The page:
The Uncles of World War II

I read a post in another bog yesterday by a GI who came back from Iraq with PTSD. He mentioned that World War II veterans didn’t suffer from PTSD. Someone at the VA told him that.

Bull shit! The truth is that PTSD has been around for thousands of years. It is nothing new. The only difference is that we now have a name for it.

Three of my uncles fought in World War II. Two were in the navy and fought in the Pacific. My mother’s younger brother lied about his age and joined when he was seventeen. He worked with radar and submarines and stayed in the navy for thirty-three years. He retired a lieutenant commander.

My dad’s older brother James was on the USS Hornet when the Japanese sunk her early in the war. Along with hundreds of others, he ran along the flight deck and then the hull as the aircraft carrier rolled over. Destroyers picked him up along with other survivors. Uncle James was a drunk. When he was in his seventies, he died a drunk. I’m sure his drinking was caused by the war.

Uncle James came to the house once and told my dad to leave my mother and his sickly son, because we weren’t worth it. My mom picked up a cast iron frying pan and chased him down the street hitting him with it. She told him to never come to the house again if he was drinking. I never saw him again.

Uncle Lloyd was my mother’s younger brother. Since he worked for the railroad, the Army sent him to India where he was put in charge of munitions trains running bombs and ammunition to the Burma Road where trucks carried death across the mountains. On the other side of the Himalayas, the war with Japan raged in China and Southeast Asia.

Uncle Lloyd hitched a ride in one of the munitions trucks and arrived in Burma close to the front lines. At one point, he had to run for his life during a major Japanese assault. To escape capture or death, he waded across what he thought was a rice paddy only to discover it was an open cesspool.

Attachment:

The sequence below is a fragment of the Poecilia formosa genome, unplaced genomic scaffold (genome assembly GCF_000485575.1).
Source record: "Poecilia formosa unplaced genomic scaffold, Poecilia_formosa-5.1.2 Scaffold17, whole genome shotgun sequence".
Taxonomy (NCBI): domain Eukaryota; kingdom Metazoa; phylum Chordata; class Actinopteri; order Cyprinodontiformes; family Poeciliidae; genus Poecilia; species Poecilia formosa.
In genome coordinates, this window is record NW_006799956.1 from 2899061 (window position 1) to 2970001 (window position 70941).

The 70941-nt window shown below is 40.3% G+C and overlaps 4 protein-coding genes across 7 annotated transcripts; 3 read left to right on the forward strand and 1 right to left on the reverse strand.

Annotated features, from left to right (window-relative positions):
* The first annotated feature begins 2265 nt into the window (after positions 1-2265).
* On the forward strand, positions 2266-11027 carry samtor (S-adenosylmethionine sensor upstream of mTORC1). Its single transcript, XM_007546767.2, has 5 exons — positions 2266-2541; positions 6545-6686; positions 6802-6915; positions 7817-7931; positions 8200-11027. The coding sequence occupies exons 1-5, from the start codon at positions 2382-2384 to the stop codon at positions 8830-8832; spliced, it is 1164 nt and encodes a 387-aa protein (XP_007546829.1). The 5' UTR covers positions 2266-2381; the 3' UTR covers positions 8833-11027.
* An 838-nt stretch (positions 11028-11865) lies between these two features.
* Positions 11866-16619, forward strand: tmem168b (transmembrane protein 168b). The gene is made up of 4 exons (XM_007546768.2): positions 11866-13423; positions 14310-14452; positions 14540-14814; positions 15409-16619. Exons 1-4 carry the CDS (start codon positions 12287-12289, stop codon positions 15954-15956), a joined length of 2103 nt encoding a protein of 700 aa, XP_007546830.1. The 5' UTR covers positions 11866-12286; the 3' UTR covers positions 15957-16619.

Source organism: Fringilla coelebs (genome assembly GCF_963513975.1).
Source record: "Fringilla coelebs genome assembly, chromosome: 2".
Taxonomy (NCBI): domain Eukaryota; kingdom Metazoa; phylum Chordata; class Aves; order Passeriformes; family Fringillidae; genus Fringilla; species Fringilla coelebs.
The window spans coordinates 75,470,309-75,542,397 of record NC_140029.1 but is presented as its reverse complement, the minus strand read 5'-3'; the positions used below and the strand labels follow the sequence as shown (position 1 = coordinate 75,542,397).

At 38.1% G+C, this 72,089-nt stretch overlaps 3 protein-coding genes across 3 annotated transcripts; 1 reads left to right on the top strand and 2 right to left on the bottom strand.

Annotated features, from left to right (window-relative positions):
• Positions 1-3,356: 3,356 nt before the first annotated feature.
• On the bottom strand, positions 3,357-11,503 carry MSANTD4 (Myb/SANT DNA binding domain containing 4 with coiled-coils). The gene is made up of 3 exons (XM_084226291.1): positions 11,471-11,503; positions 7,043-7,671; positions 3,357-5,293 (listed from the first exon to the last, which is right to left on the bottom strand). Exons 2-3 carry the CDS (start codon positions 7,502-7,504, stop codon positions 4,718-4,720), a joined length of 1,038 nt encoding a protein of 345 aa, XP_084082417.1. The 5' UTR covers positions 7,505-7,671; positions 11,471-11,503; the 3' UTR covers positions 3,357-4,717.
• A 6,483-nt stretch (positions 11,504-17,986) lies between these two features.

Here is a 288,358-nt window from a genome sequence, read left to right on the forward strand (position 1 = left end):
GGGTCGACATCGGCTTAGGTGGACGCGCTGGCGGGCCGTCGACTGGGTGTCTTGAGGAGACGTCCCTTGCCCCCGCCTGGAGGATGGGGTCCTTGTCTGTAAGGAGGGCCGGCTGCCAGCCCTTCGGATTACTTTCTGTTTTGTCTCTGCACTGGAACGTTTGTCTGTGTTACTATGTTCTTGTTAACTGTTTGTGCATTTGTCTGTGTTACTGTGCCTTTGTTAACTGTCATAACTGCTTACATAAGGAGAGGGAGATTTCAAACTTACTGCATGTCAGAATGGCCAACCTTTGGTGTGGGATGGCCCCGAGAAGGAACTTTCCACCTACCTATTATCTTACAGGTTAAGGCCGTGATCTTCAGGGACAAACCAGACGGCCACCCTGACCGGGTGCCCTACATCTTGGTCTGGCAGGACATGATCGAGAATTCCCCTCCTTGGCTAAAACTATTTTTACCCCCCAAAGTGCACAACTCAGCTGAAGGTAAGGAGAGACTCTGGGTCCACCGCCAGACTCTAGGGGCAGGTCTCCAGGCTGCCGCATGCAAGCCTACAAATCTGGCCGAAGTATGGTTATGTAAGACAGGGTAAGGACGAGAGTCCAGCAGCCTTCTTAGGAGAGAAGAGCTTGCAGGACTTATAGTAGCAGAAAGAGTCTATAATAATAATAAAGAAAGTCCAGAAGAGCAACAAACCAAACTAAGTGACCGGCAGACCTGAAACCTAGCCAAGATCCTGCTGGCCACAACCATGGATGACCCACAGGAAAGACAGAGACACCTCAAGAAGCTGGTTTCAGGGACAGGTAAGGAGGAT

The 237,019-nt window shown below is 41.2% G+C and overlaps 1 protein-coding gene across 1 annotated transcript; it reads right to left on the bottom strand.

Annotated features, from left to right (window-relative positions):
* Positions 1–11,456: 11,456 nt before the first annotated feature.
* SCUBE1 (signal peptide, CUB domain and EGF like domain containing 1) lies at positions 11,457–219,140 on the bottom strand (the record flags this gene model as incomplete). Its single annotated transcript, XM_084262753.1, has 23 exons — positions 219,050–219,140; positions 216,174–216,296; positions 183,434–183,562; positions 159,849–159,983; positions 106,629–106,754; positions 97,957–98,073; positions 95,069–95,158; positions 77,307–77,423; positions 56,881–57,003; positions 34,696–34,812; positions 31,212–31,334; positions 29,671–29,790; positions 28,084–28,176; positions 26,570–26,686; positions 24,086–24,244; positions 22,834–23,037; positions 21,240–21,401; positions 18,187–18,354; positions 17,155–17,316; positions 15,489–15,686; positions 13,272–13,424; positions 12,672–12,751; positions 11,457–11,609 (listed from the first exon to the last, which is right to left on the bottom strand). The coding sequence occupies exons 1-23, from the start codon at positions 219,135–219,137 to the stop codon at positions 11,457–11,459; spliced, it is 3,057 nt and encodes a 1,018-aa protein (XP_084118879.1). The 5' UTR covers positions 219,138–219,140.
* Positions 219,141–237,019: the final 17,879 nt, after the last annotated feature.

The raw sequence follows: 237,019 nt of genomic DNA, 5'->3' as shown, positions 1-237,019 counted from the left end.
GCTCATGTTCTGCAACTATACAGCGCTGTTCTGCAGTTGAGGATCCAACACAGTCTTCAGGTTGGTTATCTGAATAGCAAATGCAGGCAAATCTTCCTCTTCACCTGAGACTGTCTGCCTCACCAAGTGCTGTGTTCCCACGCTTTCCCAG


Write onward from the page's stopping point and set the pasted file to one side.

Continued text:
The construction of the Bruma Road

He escaped, flew back to India and came down with a skin disease. His hair, his fingernails and his skin started to come off. He was sent back to the states and spent months in the hospital as army doctors struggled to save his life from the bacteria/fungus that was eating him alive.

Uncle Lloyd lived to be ninety-three. He told me that every few months he had to go to the nearest VA hospital and soak in a tub of purple liquid to control that bacteria/fungus. Most veterans don’t talk about what haunts them. Uncle Lloyd had his combat demons too. He awoke often through the decades remembering wading through that neck-high shit to escape the Japanese.

_______________________

Lloyd Lofthouse, a former U.S. Marine and Vietnam Veteran, is the award winning author of The Concubine Saga.

His latest novel is Running with the Enemy. Blamed for a crime he did not commit while serving in Vietnam, his country considers him a traitor. Ethan Card is a loyal U.S. Marine desperate to prove his innocence or he will never go home again.

And the woman he loves and wants to save was trained to hate and kill Americans.

To follow this Blog via E-mail see upper right-hand column and click on “Sign me up!”

~ by Lloyd Lofthouse on September 25, 2009.

One Response to “The Uncles of World War II”

  1. “I read a post in another bog yesterday by a GI who came back from Iraq with PTSD. He mentioned that World War II veterans didn’t suffer from PTSD. Someone at the VA told him that.

    Bull shit! The truth is that PTSD has been around for thousands of years . . .”

    Read the first page of the “Iliad.” It is about warriors looking back on war “with anger.” The term, PTSD, was not used until 1980, but a look through literature shows there has been a form of wars’ effects throughout the ages. Starting with the first Epic in our English-speaking world.

    (Well, actually, Greek, but that’s besides the point. The Iliad speaks of the anger that men must deal with as an aftermath of a 10-year-long battle. Ten Years, for Christ sake. Who wouldn’t have some PTSD after that?)

    World War II veterans were never diagnosed with “battle fatigue,” because none wanted the ugly psychological stigma. They simply self-medicated themselves with booze. We all knew of the old World War II vets who got drunk. They were among our fathers, uncles, in-laws. Some are still alive in places like the VA Hospital in Coatesville Medical Center, PA, where I got treatment (including courses in mindfulness meditation) for chronic PTSD.

    Over

    And Out.

    Tell that a__hole to stuff it next time.

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